A proposed policy would bar the E.P.A. from considering research that doesn't release its raw data for review, blocking some significant work.
Nanny Faces Tough Insanity Test: Did She Know Killing Was Wrong? Photo Yoselyn Ortega, 55, appeared in court on the second day of her trial in State Supreme Court in Manhattan. She is charged with two counts of first-degree murder for the deaths of two children in her care. She is pleading not guilty by reason of insanity. Credit Pool photo by Jefferson Siegel As the murder trial of a nanny who fatally stabbed two small children in her care entered its fourth week on Monday, the jury has begun wrestling with one of the most controversial, misunderstood and hard-to-grasp concepts in criminal law: the insanity defense.
The outcome of the trial will depend largely on how the jury interprets evidence now being presented about Yoselyn Ortega’s mental health and her state of mind when she used a kitchen knife to slay 2-year-old Leo Krim and his 6-year-old sister, Lucia, in October 2012.
Ms. Ortega’s lawyer, Valerie Van Leer-Greenberg, said in her opening statement that insanity was the only ..
Looking for Trump’s Climate Policy? Try the Energy Department Photo Iowa farmland. Historically, the Energy Department has nurtured innovation in the search for new power sources. Now that is in question. Credit Dave Kettering/Telegraph Herald, via Associated Press The Trump administration’s deepest impact on domestic climate policy might have little to do with its efforts to dismantle the Clean Power Plan or its decision on the Paris accord.
Instead, the coming battle over the future of the Energy Department could prove far more significant for the United States’ long-term efforts to cut greenhouse gas emissions.
Among energy experts, there is broad agreement that the world still needs major technological advances to halt global warming, like better batteries to integrate larger shares of solar and wind power into the grid, or carbon capture to curb pollution from cement plants.
Historically, the Energy Department has nurtured these kinds of innovations, conducting basic research in i..
Can the Paris Climate Deal Survive a Trump-Style Renegotiation? Photo A coal-fired power plant in Ghent, Ky. Some said that was a moral imperative for the United States to stay in the pact. Credit Luke Sharrett for The New York Times As President Trump ponders whether the United States should stay in or leave the Paris climate agreement, many of his closest allies and advisers have been urging him to keep the country in but “renegotiate” the deal to better reflect his energy policies.
In the short run, that compromise might satisfy leaders in Europe and elsewhere who are lobbying heavily for the United States to remain in the Paris accord, lest other nations also race for the exits. But it is still unclear what new terms the White House might demand as a condition of staying.
Some observers worry that the Trump administration, by remaining in the deal, could undermine it from within, refusing to take any significant steps on climate change and bogging down the global push for more ambi..
The ancient philosophy of “Ubuntu” is encouraging African tech communities to collaborate and innovate.
Supported by Media Walmart Pulls Cosmo From Checkout. Plus! Guess Who’s Claiming Victory. Photo Walmart will remove Cosmopolitan from its checkout aisle displays. Credit Zvi Lowenthal/The New York Times Walmart customers looking to toss the latest issue of Cosmopolitan magazine into their shopping carts will have to search the superstore a little harder.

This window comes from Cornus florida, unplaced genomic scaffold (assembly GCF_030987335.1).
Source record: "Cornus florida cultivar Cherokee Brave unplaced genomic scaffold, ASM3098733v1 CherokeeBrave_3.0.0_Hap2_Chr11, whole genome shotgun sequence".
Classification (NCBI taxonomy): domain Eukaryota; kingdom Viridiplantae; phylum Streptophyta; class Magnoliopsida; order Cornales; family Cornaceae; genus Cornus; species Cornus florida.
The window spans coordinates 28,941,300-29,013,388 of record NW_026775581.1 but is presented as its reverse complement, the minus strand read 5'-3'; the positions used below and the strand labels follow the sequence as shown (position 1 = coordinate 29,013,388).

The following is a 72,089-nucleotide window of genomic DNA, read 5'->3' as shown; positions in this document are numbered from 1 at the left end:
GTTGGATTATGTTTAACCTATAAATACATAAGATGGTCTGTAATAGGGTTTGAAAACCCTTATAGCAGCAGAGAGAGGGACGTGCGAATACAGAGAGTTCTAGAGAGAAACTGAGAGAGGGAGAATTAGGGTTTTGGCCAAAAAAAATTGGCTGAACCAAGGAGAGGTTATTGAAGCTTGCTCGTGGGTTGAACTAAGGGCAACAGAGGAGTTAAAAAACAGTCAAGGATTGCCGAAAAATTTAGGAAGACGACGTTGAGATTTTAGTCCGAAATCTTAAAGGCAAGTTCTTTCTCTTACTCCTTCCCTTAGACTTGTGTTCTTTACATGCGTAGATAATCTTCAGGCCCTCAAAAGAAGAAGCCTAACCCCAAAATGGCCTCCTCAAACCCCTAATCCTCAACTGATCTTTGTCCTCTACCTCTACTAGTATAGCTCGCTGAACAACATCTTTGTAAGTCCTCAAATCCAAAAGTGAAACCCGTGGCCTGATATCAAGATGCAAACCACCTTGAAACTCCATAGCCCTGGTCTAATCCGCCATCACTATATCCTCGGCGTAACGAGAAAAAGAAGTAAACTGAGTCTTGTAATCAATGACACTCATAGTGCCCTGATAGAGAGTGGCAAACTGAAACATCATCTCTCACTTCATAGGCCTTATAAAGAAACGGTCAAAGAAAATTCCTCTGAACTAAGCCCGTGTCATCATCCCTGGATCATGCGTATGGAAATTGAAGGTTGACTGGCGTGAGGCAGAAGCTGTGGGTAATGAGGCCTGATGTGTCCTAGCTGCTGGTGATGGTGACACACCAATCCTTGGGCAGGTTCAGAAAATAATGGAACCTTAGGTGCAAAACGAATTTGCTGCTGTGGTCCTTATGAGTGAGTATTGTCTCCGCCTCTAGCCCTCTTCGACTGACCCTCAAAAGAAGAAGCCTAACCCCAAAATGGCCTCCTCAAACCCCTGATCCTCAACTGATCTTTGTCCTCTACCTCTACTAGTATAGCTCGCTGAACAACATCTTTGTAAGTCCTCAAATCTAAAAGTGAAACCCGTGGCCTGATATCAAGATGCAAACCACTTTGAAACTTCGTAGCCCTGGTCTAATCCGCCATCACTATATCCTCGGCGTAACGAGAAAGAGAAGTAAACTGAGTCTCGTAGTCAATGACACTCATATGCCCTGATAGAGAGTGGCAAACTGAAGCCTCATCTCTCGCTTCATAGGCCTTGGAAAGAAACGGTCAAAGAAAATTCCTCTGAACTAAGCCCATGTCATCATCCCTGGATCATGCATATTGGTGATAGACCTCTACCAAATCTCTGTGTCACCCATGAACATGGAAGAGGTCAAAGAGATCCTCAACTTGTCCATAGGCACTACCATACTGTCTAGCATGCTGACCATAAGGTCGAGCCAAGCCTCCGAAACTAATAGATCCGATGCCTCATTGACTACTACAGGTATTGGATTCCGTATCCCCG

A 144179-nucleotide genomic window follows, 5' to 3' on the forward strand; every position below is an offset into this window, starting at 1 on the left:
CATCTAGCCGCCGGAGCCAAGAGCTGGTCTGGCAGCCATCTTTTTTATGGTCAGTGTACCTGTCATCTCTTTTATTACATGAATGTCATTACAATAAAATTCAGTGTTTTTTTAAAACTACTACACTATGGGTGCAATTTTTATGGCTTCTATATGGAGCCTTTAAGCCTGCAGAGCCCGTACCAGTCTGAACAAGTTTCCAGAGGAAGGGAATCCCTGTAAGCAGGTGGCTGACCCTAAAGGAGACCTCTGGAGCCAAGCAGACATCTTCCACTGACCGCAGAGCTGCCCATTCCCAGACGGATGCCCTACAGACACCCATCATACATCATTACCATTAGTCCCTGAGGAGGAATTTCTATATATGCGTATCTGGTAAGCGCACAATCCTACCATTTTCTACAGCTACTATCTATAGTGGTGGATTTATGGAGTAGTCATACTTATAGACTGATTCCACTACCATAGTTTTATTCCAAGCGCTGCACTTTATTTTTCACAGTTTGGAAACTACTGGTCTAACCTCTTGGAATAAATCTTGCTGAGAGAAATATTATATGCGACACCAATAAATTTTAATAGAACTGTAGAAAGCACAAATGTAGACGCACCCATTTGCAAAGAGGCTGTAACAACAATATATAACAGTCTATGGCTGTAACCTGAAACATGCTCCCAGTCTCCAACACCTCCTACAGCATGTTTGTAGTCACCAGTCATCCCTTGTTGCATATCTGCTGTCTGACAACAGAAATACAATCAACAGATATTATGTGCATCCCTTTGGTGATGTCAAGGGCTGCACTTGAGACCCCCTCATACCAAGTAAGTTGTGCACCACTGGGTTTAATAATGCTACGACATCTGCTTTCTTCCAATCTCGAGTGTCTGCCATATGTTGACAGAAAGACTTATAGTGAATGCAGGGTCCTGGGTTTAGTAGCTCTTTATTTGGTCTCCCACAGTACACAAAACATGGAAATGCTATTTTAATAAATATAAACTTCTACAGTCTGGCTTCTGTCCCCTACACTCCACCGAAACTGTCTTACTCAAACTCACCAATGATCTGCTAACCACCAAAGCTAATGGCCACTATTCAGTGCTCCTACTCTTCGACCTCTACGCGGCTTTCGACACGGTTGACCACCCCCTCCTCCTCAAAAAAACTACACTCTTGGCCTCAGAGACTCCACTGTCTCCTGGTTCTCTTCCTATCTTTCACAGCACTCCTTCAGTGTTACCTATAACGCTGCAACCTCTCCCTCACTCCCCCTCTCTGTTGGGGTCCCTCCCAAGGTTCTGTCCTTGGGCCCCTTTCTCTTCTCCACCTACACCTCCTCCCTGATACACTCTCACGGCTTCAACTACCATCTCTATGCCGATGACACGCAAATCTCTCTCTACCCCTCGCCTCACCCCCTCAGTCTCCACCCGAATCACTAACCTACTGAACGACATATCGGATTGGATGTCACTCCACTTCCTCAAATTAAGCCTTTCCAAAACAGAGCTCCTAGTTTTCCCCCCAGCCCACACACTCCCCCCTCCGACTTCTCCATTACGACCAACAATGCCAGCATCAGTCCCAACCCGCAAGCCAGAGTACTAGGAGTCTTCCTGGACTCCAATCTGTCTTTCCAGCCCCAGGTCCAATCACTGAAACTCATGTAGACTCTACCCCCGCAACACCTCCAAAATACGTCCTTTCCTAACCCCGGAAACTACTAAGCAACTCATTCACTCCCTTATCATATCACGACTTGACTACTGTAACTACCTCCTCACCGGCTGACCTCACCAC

The retailer has decided to remove the magazine from its checkout aisle displays in its 5,000-plus stores in the United States, in a move announced by a nonprofit anti-pornography group that connected the company’s decision to the #MeToo movement.
The magazines will be placed on racks elsewhere, varying by store. The April issue features Cardi B, the reality star turned rapper, who gives an “uncensored and totally amazing” interview inside. Other headlines promise tips on sex toys and foreplay, the secrets of super-close couples and this teaser: “Could you be guilty of micro-cheating? Could he?”
Walmart, in a statement, acknowledg..
Supported by Media Heineken Pulls ‘Lighter Is Better’ Ad After Outcry Over Racism Photo Heineken removed a series of commercials featuring the tagline “sometimes, lighter is better” after one of the ads was criticized as racist. Credit Peter Dejong/Associated Press Heineken pulled a series of commercials for light beer this week that featured the tagline “sometimes, lighter is better,” after one of the ads was criticized as racist.
The brewer, which became the latest company to face criticism over marketing that appears to support a preference for fair complexions, responded to the controversy on Monday.
“We missed the mark, are taking the feedback to heart and will use this to influence future campaigns,” Heineken U.S. said.
In the ad, a vigilant bartender spots a faraway female patron gazing disappointingly at a wine glass. Quickly, he opens a beer bottle and slides it down the bar.
Continue reading the main story On its journey over multiple surfaces, the bottle..
Readers solve the case of a previously healthy 67-year-old gardener who is too exhausted and feverish to garden.
The New York Times is offering a free mobile app for the popular Scientific 7-Minute Workout and the new Advanced 7-minute Workout.
An investigation has been opened in France after a vegan activist posted on social media that they had “zero compassion” for the butcher who was killed in the recent terrorist attack in the southwestern part of the country.
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